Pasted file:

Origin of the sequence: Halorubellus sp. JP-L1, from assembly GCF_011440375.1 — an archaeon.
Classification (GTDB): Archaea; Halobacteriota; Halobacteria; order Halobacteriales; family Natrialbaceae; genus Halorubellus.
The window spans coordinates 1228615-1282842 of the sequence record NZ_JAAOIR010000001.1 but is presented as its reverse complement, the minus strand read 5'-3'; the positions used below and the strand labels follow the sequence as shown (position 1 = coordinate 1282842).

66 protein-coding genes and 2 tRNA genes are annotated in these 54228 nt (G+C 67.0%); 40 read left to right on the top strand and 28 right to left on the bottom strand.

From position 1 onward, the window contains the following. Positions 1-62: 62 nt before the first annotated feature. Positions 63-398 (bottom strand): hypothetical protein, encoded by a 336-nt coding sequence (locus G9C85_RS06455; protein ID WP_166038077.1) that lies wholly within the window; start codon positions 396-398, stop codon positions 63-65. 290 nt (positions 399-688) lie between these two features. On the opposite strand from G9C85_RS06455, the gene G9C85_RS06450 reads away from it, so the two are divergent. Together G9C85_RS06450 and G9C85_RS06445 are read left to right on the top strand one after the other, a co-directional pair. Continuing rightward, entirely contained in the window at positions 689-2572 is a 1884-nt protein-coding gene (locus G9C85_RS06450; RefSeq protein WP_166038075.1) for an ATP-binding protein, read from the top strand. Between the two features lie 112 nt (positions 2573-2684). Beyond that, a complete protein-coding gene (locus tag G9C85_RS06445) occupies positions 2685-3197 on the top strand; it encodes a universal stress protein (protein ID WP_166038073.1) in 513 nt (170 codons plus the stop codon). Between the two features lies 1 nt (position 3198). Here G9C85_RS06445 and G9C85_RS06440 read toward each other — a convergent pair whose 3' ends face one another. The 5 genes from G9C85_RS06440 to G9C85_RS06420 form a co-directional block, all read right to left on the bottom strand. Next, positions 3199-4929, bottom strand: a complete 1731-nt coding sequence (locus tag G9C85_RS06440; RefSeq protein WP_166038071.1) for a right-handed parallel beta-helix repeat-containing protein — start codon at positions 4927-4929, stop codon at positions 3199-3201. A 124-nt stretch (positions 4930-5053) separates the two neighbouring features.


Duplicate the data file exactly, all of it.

Origin of the sequence: Halorubellus sp. JP-L1, from assembly GCF_011440375.1 — an archaeon.
Classification (GTDB): Archaea; Halobacteriota; Halobacteria; order Halobacteriales; family Natrialbaceae; genus Halorubellus.
The window spans coordinates 1228615-1282842 of the sequence record NZ_JAAOIR010000001.1 but is presented as its reverse complement, the minus strand read 5'-3'; the positions used below and the strand labels follow the sequence as shown (position 1 = coordinate 1282842).

66 protein-coding genes and 2 tRNA genes are annotated in these 54228 nt (G+C 67.0%); 40 read left to right on the top strand and 28 right to left on the bottom strand.

From position 1 onward, the window contains the following. Positions 1-62: 62 nt before the first annotated feature. Positions 63-398 (bottom strand): hypothetical protein, encoded by a 336-nt coding sequence (locus G9C85_RS06455; protein ID WP_166038077.1) that lies wholly within the window; start codon positions 396-398, stop codon positions 63-65. 290 nt (positions 399-688) lie between these two features. On the opposite strand from G9C85_RS06455, the gene G9C85_RS06450 reads away from it, so the two are divergent. Together G9C85_RS06450 and G9C85_RS06445 are read left to right on the top strand one after the other, a co-directional pair. Continuing rightward, entirely contained in the window at positions 689-2572 is a 1884-nt protein-coding gene (locus G9C85_RS06450; RefSeq protein WP_166038075.1) for an ATP-binding protein, read from the top strand. Between the two features lie 112 nt (positions 2573-2684). Beyond that, a complete protein-coding gene (locus tag G9C85_RS06445) occupies positions 2685-3197 on the top strand; it encodes a universal stress protein (protein ID WP_166038073.1) in 513 nt (170 codons plus the stop codon). Between the two features lies 1 nt (position 3198). Here G9C85_RS06445 and G9C85_RS06440 read toward each other — a convergent pair whose 3' ends face one another. The 5 genes from G9C85_RS06440 to G9C85_RS06420 form a co-directional block, all read right to left on the bottom strand. Next, positions 3199-4929, bottom strand: a complete 1731-nt coding sequence (locus tag G9C85_RS06440; RefSeq protein WP_166038071.1) for a right-handed parallel beta-helix repeat-containing protein — start codon at positions 4927-4929, stop codon at positions 3199-3201. A 124-nt stretch (positions 4930-5053) separates the two neighbouring features.